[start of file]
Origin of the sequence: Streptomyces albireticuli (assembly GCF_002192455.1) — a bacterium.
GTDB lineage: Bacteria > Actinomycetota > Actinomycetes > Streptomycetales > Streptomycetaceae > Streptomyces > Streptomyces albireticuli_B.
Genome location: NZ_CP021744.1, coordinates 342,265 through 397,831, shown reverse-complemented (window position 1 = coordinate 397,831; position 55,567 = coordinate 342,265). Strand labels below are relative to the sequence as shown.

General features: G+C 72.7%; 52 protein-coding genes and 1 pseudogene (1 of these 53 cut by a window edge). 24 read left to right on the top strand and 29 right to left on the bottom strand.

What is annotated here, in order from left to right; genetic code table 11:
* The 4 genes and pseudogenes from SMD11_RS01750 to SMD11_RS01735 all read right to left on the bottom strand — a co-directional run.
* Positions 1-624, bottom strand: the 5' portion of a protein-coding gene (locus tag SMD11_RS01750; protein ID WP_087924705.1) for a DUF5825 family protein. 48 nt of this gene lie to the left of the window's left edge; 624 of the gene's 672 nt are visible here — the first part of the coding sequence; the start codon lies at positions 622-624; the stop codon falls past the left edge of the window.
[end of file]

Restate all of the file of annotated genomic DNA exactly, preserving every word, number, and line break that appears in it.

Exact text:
Origin of the sequence: Streptomyces albireticuli (assembly GCF_002192455.1) — a bacterium.
GTDB lineage: Bacteria > Actinomycetota > Actinomycetes > Streptomycetales > Streptomycetaceae > Streptomyces > Streptomyces albireticuli_B.
Genome location: NZ_CP021744.1, coordinates 342,265 through 397,831, shown reverse-complemented (window position 1 = coordinate 397,831; position 55,567 = coordinate 342,265). Strand labels below are relative to the sequence as shown.

General features: G+C 72.7%; 52 protein-coding genes and 1 pseudogene (1 of these 53 cut by a window edge). 24 read left to right on the top strand and 29 right to left on the bottom strand.

What is annotated here, in order from left to right; genetic code table 11:
* The 4 genes and pseudogenes from SMD11_RS01750 to SMD11_RS01735 all read right to left on the bottom strand — a co-directional run.
* Positions 1-624, bottom strand: the 5' portion of a protein-coding gene (locus tag SMD11_RS01750; protein ID WP_087924705.1) for a DUF5825 family protein. 48 nt of this gene lie to the left of the window's left edge; 624 of the gene's 672 nt are visible here — the first part of the coding sequence; the start codon lies at positions 622-624; the stop codon falls past the left edge of the window.